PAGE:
Riders this week: 13,162
Rider miles this week: 131,815
TOURING THE SUBWAY
Our new marketing director, Carl Besmith, has kicked off his tenure with the company with a bang. He has designed and written a brochure about the subway, the sights you could see while on it and about its history. The brochure, which he has now had printed up in full color is available at newsstands and at token booths on the subway platforms to be given out free of charge.
Besmith assumes that tourists especially would like this brochure as a guide while visiting here. So if that is you, bring your backpack and camera and come along. (Backpack subject to search of course.)
The tour begins in Westhampton. You will see the statue down on the platform there of President George W. Bush and Prime Minister Vladimir Putin of Russia holding hands, a memorial to the two of them when they visited here together in 2006.
You can come up the new escalators and take a tour in Hampton Bays of the Hampton Subway offices in the Hampton Subway building, designed in 1936 by German architect Albrecht Speer as one of his masterpieces.
You can have the train stop just below the overhead grating and catch basin where, in 2007, a 206-pound raccoon got caught and resisted removal for days by biting and hissing. This is in Shinnecock.
You can take the sharp curve on the Noyac Line where the subway motorman shouts over the loudspeaker “hold on tight” as you make the sharp turn underneath Trout Pond.
And you can visit Montauk where all of the 36 subway cars go for maintenance and cleaning every night. Just stay outside the barbed wire. Those German Shepherds bite!!
You can also see our newest stop, the beautifully decorated by a famous New York interior decorator Georgica Station, at which the train only stops by advance reservation. This keeps the great unwashed from getting off there. Of course you will have had advance permission to get off there, if you plan ahead. You fill out the form. I’m sure its okay.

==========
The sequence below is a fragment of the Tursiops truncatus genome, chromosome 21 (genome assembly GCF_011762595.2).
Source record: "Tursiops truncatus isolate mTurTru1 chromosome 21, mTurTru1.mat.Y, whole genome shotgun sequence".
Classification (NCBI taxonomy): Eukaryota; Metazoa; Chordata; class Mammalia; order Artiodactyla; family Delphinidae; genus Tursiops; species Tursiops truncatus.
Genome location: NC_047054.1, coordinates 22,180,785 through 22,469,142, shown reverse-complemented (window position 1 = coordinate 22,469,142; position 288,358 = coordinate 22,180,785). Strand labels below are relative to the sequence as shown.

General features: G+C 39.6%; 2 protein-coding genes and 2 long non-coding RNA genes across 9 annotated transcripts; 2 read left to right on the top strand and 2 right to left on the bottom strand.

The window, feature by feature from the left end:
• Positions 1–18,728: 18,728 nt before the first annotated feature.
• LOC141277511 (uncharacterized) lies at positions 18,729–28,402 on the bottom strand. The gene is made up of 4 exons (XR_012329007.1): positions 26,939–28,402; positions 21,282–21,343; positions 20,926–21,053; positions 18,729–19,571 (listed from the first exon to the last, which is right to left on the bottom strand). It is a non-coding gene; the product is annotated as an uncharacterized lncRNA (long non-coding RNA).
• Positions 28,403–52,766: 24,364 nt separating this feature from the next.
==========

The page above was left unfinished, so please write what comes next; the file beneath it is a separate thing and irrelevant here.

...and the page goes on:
Last week, in honor of the publication of this brochure, Commissioner Aspinall announced that he will have the maintenance team build a 10-foot square glass skylight in the ceiling of the tunnel beneath the Shinnecock Canal so tourists can see the fish as they pass by below.
DELAY CAUSED BY PIPING PLOVER
The subway system came to a halt for two hours last Wednesday when an ornithologist on board reported seeing a single piping plover nesting in a niche of a subway wall between Southampton and Water Mill. The plovers, an endangered species of little birds, are now arriving from their sojourn up from the south. They are, of course, completely protected and have priority to nest wherever they want without being disturbed—which means nobody is allowed to come within 20 feet of them and they put up fencing for that.
Most plovers come in pairs and nest at the beach, so it was decided after consultations with the Environmental Protection Agency, the Nature Conservancy and the National Transportation Board that because the subway must go on for economic reasons— not having it could trigger a recession, the single plover must have lost her way and nested here inappropriately. She was netted and brought down to the beach and, to locate her mate, which only she could do, released into the wild there. With a sigh of relief, the trains were on the move again.
COMMISSIONER ASPINALL’S MESSAGE
I am very proud of our new public relations director, coming up with the idea for a tourist pamphlet right off the mark. He also, without permission but I guess just from enthusiasm, put up a movie screen on the Southampton platform so that the straphangers would have something to watch while waiting for the train. The film, on an infinite loop, is a tour of the train system as explained in the new brochure, and it also includes important historical footage, such as President Bush II and Premier Vladimir Putin I walking hand in hand down the escalator in Westhampton. But I had to put a stop to it because the crowds were blocking the access to the trains. I commend him for his effort though.